The Two Great Pioneers

Adam Feinstein

Chapter One

The Two Great Pioneers

“Nothing is totally original. Everyone is influenced by what’s gone before.” (Dr. Lorna Wing in conversation with Adam Feinstein) “Whatever will they think of next?” (Reported comment by the Hollywood producer, Sam Goldwyn, on being shown an ancient sundial)

The two great pioneers in the field of autism, Dr. Hans Asperger and Dr. Leo Kanner, started work in this area at roughly the same time—the 1930s. But they were very different human beings and, while their notions of the condition they first described overlapped to some extent, there are significant differences that still need exploring—and allegations of plagiarism and Nazi allegiances which also require examination.

The Scottish child psychiatrist, Dr. Fred Stone, was one of the few people who met both Asperger and Kanner. Stone told me: “There couldn’t be a bigger contrast between the two men. I met Kanner in Edinburgh in the mid-1950s. He was very spruce, carefully dressed, cautious but pleasant. I liked him.”

Stone met Hans Asperger at a conference in Vienna in the 1960s. “He was on duty `welcoming’ people—actually, he didn’t welcome anybody, he just sat there at the door of the lecture theater. I had just heard about his syndrome from the German-speaking members of my planning committee. I could not engage him. I think that those who claim that he may have been suffering from the syndrome that would later bear his name could be right.”

Most people who met Kanner reported on his warmth and charm. Physically, with his large ears and mischievous grin, he bore a resemblance to the pianist, Vladimir Horowitz. His son, Albert, a retired ophthalmologist at the University of Wisconsin School of Medicine, recalled him as a very cheerful man, enjoying puns and doing the New York Times crossword remarkably quickly. “My father was very proud of me. He always used to introduce me as `my son, Al, the eye doctor, while I am the `I doctor’!” Albert told me—an impish reference to Al’s chosen profession and Kanner’s own psychiatric research.

He had a hugely infectious sense of humor. One Baltimore journalist who interviewed Kanner in 1969 recalled that their two-hour conversation was “dotted with Latin phrases, nursery rhymes, travelogues and punstering.” His humane spirit emerged during that same interview when he said: “Every child, every adult, everybody wants what I call the three As: affection, acceptance and approval. If the child has that, regardless of his IQ or anything else, he will be all right.”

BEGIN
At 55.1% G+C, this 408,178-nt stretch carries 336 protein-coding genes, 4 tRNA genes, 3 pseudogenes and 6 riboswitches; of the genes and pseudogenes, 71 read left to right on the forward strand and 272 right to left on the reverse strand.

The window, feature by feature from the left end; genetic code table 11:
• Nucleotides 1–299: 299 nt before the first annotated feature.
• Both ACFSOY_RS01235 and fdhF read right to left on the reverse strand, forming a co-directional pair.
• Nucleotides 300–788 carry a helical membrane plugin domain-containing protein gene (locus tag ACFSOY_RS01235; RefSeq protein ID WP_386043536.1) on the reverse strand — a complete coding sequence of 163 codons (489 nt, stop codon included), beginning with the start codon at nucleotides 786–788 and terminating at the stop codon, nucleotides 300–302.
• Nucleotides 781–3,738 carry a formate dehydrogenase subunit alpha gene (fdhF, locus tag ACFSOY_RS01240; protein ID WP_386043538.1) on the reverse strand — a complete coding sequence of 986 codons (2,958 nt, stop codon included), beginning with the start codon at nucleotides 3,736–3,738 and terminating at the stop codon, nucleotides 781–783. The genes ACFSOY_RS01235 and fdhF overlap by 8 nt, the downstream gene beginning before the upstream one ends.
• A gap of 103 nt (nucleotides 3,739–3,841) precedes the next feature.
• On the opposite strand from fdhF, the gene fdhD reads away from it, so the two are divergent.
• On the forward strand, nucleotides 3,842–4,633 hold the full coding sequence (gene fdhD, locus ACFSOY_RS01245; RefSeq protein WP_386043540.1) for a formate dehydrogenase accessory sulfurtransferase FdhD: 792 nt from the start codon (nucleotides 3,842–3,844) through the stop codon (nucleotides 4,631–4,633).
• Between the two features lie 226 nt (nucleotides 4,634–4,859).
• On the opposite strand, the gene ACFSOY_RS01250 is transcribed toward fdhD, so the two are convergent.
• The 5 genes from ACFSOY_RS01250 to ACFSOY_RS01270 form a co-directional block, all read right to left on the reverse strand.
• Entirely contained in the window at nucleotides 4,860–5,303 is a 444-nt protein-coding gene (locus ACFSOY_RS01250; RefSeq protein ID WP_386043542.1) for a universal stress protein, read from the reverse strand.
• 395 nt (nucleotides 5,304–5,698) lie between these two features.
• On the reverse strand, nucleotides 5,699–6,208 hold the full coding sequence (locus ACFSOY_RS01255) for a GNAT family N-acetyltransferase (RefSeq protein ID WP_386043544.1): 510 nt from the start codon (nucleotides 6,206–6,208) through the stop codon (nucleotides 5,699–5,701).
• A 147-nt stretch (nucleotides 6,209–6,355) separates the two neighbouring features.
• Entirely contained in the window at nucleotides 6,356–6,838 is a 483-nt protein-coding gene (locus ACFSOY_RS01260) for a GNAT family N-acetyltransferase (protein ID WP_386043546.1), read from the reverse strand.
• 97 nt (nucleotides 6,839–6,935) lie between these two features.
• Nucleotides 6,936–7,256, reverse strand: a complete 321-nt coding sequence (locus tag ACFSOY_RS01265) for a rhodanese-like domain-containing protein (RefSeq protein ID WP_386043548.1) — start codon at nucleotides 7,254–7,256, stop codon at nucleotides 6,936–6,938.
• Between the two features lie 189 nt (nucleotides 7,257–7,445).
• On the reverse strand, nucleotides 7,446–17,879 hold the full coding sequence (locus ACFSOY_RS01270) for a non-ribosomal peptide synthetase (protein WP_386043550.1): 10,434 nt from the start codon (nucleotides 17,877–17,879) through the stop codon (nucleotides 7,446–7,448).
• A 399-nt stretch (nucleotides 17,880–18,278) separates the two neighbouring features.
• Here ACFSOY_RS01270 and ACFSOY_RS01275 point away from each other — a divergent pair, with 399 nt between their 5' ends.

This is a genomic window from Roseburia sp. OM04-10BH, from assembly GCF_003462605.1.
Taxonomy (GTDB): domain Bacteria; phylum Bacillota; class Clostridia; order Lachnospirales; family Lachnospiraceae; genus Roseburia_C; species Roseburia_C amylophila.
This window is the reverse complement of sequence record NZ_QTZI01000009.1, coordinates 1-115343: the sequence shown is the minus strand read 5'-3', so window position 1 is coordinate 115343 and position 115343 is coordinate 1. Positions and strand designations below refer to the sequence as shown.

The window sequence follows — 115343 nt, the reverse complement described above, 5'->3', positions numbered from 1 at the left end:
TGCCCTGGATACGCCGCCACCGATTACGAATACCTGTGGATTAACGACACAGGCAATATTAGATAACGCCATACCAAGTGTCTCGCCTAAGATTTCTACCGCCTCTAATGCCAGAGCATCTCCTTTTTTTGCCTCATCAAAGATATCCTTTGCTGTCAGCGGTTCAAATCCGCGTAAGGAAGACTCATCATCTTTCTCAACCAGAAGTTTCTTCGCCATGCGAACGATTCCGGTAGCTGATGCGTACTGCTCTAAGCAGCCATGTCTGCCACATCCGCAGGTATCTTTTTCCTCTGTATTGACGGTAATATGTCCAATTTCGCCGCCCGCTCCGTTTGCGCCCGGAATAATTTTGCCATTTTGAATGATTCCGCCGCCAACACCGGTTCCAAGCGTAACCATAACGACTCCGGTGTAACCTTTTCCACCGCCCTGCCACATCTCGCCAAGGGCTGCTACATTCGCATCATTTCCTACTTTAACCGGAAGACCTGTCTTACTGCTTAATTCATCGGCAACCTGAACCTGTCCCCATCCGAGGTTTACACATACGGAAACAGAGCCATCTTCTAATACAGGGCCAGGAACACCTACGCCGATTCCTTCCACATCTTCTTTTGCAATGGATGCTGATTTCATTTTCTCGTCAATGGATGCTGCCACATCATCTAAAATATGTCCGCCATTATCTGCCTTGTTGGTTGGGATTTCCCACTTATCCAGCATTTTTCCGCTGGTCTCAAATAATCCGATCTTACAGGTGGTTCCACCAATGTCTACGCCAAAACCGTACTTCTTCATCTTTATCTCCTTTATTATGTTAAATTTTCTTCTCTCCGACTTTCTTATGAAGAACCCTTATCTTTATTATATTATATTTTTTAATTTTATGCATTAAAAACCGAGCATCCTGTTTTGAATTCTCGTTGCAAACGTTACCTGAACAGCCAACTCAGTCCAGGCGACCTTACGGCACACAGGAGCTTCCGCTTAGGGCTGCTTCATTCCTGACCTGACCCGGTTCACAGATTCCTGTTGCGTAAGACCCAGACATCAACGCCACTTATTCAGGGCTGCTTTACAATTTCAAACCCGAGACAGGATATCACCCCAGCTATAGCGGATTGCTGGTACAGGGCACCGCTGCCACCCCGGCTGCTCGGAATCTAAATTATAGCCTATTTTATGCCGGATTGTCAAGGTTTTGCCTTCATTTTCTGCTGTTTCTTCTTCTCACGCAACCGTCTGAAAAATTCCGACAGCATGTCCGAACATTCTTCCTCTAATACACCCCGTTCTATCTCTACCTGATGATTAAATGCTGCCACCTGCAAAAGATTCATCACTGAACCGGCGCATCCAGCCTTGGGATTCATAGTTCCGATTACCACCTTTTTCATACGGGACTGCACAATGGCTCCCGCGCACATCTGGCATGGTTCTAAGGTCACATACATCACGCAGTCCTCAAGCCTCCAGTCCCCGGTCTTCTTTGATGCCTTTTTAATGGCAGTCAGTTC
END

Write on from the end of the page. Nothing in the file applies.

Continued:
Asperger, for his part, was a courteous, old-fashioned gentleman. Lorna Wing met and talked to him (in English) in London in the late 1970s, not long before his death in 1980. She told me: “We sat in the Maudsley [Psychiatric Hospital] canteen over cups of tea and argued about whether his syndrome was a type of autism and what the relationship was between his and Kanner’s ideas. Asperger firmly believed his was a separate syndrome, unrelated to Kanner’s, although it had a lot of features in common. I argued for an autistic spectrum. We argued very happily and politely.”

For decades, it has been wrongly assumed that Kanner’s landmark 1943 paper—”Autistic disturbances of affective contact,” published in the now-defunct American journal, The Nervous Child—predated Asperger’s 1944 paper, “Die `autistischen Psychopathen’ in Kindesalter,” which appeared in the journal, Archiv für Psychiatrie und Nervenkrankheiten. However, in a lecture given five years before Kanner’s paper—at the Vienna University Hospital on October 3, 1938—Asperger was already talking about children with “autistic psychopathy” (in the technical sense of an abnormality of personality). The speech was subsequently published under the title “Das psychisch abnorme Kind” in the Vienna weekly, Wiener Klinischen Wochenzeitschrift, also in 1938.

In fact, I have discovered that Asperger was using the term “autistic” even earlier. His psychiatrist daughter, Dr. Maria Asperger Felder, told me that he had employed the word “autistic” as early as 1934 in letters to colleagues during visits to Leipzig and Potsdam in Germany. In a newly published chapter about her father, she cites a letter dated April 14, 1934, in which he discusses the difficulties of diagnostic concepts and suggests the possibility that “autistic” might be a useful term. She also refers to a diary entry from that same year in which he appears to be attacking the “fanaticism” of the German people in following a certain path, and to an unpublished article of her father’s, also from 1934, in her possession in which he makes an oblique criticism of the Nazi regime in Germany.

While Kanner described the children he had seen in consultation from 1938 onwards, Asperger had actually been treating his children from as early as 1930 in a therapeutic institution.

Professor Michael Fitzgerald, of Trinity College, Dublin, has gone so far as to suggest to me that Kanner “plagiarized” Asperger’s work. Fitzgerald is convinced that Kanner, although by then based in America, must have heard about Asperger’s writings and lectures from the many Germans and Austrians immigrating into the US in flight from Nazi persecution. He is not alone. The Swedish autism authority, Christopher Gillberg, told me: “I am pretty certain that Kanner must have been aware of Asperger’s work, because he was writing about the work of all other writers who had had anything to say about conditions with symptoms similar to his. Kanner never mentioned Asperger, but it does not make sense that he was completely unaware of someone writing in his own language, given that he was so very well aware of people writing in other languages at the same time that Asperger was working.”